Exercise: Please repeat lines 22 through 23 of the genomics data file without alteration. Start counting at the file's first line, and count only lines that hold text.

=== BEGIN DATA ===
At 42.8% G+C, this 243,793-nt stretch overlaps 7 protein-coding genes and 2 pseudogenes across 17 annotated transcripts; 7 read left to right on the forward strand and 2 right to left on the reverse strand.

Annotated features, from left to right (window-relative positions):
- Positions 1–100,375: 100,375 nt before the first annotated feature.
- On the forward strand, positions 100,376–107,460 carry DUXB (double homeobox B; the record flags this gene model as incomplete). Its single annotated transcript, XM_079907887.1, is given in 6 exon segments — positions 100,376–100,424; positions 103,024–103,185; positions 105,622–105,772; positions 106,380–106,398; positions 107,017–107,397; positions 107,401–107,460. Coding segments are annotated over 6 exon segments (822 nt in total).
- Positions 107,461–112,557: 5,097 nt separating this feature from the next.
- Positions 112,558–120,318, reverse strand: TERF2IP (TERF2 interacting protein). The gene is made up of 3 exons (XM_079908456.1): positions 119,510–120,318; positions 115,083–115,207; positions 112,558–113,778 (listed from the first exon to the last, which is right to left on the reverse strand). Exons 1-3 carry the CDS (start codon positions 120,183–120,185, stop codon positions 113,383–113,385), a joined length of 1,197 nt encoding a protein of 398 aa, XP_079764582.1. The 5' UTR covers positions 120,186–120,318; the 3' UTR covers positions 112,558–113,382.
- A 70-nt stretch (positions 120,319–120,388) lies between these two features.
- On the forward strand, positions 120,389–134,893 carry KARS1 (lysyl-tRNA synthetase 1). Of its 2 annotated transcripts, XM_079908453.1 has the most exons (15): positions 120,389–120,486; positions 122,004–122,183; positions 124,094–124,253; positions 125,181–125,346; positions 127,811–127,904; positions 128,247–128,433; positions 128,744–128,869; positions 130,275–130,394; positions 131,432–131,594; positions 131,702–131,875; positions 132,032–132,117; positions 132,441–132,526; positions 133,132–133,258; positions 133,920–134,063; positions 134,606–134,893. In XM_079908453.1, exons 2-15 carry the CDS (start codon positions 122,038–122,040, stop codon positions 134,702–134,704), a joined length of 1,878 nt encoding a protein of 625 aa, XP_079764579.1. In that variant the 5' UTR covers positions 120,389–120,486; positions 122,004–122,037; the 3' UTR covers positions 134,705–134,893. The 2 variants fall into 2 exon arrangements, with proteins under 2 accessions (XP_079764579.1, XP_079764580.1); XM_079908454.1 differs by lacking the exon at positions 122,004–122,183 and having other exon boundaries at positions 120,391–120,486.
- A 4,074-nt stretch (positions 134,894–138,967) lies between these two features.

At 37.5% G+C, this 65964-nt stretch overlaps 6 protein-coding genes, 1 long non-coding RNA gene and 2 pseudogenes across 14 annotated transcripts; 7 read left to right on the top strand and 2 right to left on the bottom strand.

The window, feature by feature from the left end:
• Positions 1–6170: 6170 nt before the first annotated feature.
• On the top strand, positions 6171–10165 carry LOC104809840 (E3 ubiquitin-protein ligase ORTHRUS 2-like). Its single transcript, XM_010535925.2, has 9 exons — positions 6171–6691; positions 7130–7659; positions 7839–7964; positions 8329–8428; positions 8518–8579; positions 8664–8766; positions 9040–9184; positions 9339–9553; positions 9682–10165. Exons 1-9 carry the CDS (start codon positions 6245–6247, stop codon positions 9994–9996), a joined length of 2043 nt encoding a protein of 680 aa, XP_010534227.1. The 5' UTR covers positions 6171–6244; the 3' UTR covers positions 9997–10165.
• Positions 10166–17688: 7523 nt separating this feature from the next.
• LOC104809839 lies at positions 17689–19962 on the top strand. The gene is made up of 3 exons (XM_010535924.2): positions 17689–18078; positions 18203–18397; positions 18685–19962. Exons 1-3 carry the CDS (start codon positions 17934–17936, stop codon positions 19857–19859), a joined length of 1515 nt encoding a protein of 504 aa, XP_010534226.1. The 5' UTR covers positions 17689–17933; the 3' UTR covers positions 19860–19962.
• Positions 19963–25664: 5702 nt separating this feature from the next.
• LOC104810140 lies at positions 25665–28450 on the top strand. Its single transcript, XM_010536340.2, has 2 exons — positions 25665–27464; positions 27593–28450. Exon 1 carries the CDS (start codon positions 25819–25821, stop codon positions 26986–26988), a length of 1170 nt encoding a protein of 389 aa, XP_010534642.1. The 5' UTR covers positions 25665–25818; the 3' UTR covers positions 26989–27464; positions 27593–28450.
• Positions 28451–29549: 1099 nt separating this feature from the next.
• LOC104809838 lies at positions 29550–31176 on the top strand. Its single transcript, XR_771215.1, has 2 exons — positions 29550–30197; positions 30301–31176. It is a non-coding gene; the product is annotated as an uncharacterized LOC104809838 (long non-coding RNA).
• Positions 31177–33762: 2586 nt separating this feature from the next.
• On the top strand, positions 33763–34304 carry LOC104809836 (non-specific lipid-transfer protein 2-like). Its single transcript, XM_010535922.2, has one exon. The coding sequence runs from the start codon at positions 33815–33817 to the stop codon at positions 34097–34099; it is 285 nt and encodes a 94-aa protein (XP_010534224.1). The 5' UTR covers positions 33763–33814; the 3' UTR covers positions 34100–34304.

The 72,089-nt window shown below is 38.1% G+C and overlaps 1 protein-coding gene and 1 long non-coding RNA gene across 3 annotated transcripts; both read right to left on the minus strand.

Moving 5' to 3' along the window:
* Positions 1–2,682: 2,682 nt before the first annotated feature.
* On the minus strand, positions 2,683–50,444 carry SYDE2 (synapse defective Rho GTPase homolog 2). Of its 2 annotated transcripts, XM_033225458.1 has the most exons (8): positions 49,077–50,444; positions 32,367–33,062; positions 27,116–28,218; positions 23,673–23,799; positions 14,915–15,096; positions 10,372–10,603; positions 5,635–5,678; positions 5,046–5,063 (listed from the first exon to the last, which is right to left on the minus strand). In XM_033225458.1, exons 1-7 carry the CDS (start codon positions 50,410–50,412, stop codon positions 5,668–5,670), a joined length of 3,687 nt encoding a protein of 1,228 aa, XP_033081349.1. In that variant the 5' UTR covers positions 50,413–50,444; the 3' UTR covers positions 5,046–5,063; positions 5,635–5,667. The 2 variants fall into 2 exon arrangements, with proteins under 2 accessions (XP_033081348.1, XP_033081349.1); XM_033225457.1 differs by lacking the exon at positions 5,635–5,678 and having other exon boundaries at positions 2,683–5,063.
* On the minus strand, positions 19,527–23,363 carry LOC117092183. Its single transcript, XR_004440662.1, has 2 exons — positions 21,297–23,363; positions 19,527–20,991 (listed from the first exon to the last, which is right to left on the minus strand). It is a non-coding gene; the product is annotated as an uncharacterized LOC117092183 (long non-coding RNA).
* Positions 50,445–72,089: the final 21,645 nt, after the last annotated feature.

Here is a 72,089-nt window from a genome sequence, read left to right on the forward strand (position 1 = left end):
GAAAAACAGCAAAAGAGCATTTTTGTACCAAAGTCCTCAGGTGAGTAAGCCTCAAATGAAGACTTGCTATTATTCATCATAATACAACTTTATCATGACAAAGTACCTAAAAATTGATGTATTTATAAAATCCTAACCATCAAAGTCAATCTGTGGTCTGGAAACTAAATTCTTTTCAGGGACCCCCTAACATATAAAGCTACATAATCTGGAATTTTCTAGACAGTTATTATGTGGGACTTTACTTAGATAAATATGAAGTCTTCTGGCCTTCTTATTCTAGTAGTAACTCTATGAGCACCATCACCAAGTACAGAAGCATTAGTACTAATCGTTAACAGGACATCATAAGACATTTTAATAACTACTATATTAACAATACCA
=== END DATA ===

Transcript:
The 72,089-nt window shown below is 38.1% G+C and overlaps 1 protein-coding gene and 1 long non-coding RNA gene across 3 annotated transcripts; both read right to left on the minus strand.

Moving 5' to 3' along the window: